Depend­ing on your heal­ing process, you may begin core restora­tion exer­cis­es, in addi­tion to the Core Breath, pri­or to your 6-week check up. There real­ly is no mag­ic date of when you should begin adding in more activ­i­ty, as every­one heals at their own pace.

Returning to Strength Training After C-Section

In your return to more tra­di­tion­al strength train­ing (after your 6-week clear­ance and a check-in with the pelvic floor physio) you’ll want to allow your body plen­ty of time to adapt to the increase in move­ment and a good deal of recov­ery time between bouts of exer­cise. If you have any bleed­ing or pain (scar, pelvic, back) at all dur­ing or after exer­cise, keep your inten­si­ty more mild.

Try start­ing with 2 work­out ses­sions per week of 15 min­utes dura­tion, and if you’d like, slow­ly increase from there. Increase your work­out dura­tion by 5 min­utes biweek­ly. Just for ref­er­ence, most of the women I work with will keep their work­outs between 30–40 min­utes in length and aim for 3–4 ses­sions per week. You can slow­ly build up to this amount if that works for your lifestyle and needs.

In your return to strength train­ing you’ll want to use your body­weight as resis­tance, resis­tance bands, sus­pen­sion train­ers, and light weights.

You’ll notice that in each of the exer­cis­es above, you’re keep­ing your body in “neu­tral align­ment”. This means that your spine is kept in a long, straight line. We want to have a small arch in the low­er back and a tall upper back, grow­ing “up” out of the crown of the head. I always cue to have the, “ribs over the hips”, as you want your ribcage stacked right over your pelvis.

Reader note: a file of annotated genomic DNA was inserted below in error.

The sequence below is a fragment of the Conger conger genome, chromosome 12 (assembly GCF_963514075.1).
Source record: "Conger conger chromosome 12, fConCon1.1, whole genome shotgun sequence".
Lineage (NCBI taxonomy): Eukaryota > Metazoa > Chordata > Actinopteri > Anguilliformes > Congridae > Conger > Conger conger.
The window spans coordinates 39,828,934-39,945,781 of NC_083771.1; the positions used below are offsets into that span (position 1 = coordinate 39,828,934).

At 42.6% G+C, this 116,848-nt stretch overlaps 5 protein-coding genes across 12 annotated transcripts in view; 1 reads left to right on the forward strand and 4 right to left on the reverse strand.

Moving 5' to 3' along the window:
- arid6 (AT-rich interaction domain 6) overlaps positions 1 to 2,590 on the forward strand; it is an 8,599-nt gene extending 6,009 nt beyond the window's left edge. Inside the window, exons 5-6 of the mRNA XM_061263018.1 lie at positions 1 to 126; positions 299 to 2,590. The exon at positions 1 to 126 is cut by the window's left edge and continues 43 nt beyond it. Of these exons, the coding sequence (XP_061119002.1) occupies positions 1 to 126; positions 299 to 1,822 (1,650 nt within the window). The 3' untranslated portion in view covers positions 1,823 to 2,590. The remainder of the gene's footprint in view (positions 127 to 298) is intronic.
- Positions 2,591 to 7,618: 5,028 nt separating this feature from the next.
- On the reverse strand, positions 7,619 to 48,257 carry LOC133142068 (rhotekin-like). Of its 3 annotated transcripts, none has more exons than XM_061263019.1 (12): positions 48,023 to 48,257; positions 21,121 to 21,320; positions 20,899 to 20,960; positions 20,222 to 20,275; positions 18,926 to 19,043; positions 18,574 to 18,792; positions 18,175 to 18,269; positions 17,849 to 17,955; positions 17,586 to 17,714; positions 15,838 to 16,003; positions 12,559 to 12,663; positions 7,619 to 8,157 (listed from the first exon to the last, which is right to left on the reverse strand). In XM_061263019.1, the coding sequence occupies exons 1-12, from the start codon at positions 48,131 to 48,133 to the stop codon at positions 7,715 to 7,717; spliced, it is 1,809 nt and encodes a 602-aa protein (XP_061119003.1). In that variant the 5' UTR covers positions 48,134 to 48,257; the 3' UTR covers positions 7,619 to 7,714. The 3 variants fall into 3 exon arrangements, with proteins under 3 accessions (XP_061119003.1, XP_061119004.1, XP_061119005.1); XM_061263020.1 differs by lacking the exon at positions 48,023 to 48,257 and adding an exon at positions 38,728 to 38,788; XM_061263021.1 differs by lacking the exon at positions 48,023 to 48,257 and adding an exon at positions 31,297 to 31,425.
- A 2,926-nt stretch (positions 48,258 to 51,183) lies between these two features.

On the “exer­cis­es to avoid list” you’ll find:

  • Crunch­es, sit-ups, leg rais­es, and front planks
  • Run­ning, jump­ing, step ups
  • Heavy over­head press­es
  • Heav­i­ly weight­ed exer­cis­es
  • Any­thing with direct down­ward pres­sure on the pelvic floor, such as a bar­bell back squat.

The return to exer­cise post C-sec­tion is very much sim­i­lar to the return to post­na­tal exer­cise after a vagi­nal birth. Real­ly pay atten­tion to how your body feels dur­ing and espe­cial­ly after exer­cise. Above all, move in ways that make you feel safe, amaz­ing, and ener­gized dur­ing and after exer­cise.
Great arti­cle by Jessie Mundell —  Return­ing To Exer­cise After A C-Sec­tion